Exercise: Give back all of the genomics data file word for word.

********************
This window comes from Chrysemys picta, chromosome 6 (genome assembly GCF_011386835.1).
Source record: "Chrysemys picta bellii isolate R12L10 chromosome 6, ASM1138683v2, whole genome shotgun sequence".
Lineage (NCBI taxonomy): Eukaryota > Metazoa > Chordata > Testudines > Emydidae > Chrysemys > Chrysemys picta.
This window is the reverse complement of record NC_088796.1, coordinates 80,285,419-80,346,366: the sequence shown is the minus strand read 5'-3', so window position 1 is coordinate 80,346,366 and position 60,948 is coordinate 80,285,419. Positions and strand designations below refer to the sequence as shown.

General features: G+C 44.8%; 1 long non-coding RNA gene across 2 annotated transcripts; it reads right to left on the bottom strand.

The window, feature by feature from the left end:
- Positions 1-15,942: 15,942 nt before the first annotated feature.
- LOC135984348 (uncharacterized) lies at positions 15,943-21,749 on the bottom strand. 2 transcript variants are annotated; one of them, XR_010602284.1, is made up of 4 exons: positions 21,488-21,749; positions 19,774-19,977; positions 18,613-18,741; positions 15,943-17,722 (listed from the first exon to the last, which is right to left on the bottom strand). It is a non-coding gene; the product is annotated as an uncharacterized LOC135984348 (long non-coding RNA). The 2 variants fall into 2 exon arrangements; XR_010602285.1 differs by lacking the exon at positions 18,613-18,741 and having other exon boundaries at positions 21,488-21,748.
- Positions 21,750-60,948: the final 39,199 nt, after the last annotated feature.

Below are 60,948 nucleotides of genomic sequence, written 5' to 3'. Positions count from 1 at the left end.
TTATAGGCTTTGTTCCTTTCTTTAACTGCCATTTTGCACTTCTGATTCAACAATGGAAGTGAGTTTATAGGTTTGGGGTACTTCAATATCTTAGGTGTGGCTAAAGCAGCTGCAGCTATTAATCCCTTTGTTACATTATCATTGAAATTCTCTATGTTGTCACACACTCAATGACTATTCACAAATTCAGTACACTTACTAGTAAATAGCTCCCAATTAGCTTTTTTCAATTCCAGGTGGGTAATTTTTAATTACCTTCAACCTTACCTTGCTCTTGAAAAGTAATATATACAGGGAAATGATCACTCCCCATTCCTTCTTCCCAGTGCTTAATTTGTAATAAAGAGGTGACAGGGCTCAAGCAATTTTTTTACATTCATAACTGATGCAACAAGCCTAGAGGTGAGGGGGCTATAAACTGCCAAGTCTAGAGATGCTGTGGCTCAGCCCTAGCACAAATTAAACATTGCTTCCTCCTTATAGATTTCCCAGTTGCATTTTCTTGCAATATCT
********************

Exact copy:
This window comes from Chrysemys picta, chromosome 6 (genome assembly GCF_011386835.1).
Source record: "Chrysemys picta bellii isolate R12L10 chromosome 6, ASM1138683v2, whole genome shotgun sequence".
Lineage (NCBI taxonomy): Eukaryota > Metazoa > Chordata > Testudines > Emydidae > Chrysemys > Chrysemys picta.
This window is the reverse complement of record NC_088796.1, coordinates 80,285,419-80,346,366: the sequence shown is the minus strand read 5'-3', so window position 1 is coordinate 80,346,366 and position 60,948 is coordinate 80,285,419. Positions and strand designations below refer to the sequence as shown.

General features: G+C 44.8%; 1 long non-coding RNA gene across 2 annotated transcripts; it reads right to left on the bottom strand.

The window, feature by feature from the left end:
- Positions 1-15,942: 15,942 nt before the first annotated feature.
- LOC135984348 (uncharacterized) lies at positions 15,943-21,749 on the bottom strand. 2 transcript variants are annotated; one of them, XR_010602284.1, is made up of 4 exons: positions 21,488-21,749; positions 19,774-19,977; positions 18,613-18,741; positions 15,943-17,722 (listed from the first exon to the last, which is right to left on the bottom strand). It is a non-coding gene; the product is annotated as an uncharacterized LOC135984348 (long non-coding RNA). The 2 variants fall into 2 exon arrangements; XR_010602285.1 differs by lacking the exon at positions 18,613-18,741 and having other exon boundaries at positions 21,488-21,748.
- Positions 21,750-60,948: the final 39,199 nt, after the last annotated feature.

Below are 60,948 nucleotides of genomic sequence, written 5' to 3'. Positions count from 1 at the left end.
TTATAGGCTTTGTTCCTTTCTTTAACTGCCATTTTGCACTTCTGATTCAACAATGGAAGTGAGTTTATAGGTTTGGGGTACTTCAATATCTTAGGTGTGGCTAAAGCAGCTGCAGCTATTAATCCCTTTGTTACATTATCATTGAAATTCTCTATGTTGTCACACACTCAATGACTATTCACAAATTCAGTACACTTACTAGTAAATAGCTCCCAATTAGCTTTTTTCAATTCCAGGTGGGTAATTTTTAATTACCTTCAACCTTACCTTGCTCTTGAAAAGTAATATATACAGGGAAATGATCACTCCCCATTCCTTCTTCCCAGTGCTTAATTTGTAATAAAGAGGTGACAGGGCTCAAGCAATTTTTTTACATTCATAACTGATGCAACAAGCCTAGAGGTGAGGGGGCTATAAACTGCCAAGTCTAGAGATGCTGTGGCTCAGCCCTAGCACAAATTAAACATTGCTTCCTCCTTATAGATTTCCCAGTTGCATTTTCTTGCAATATCT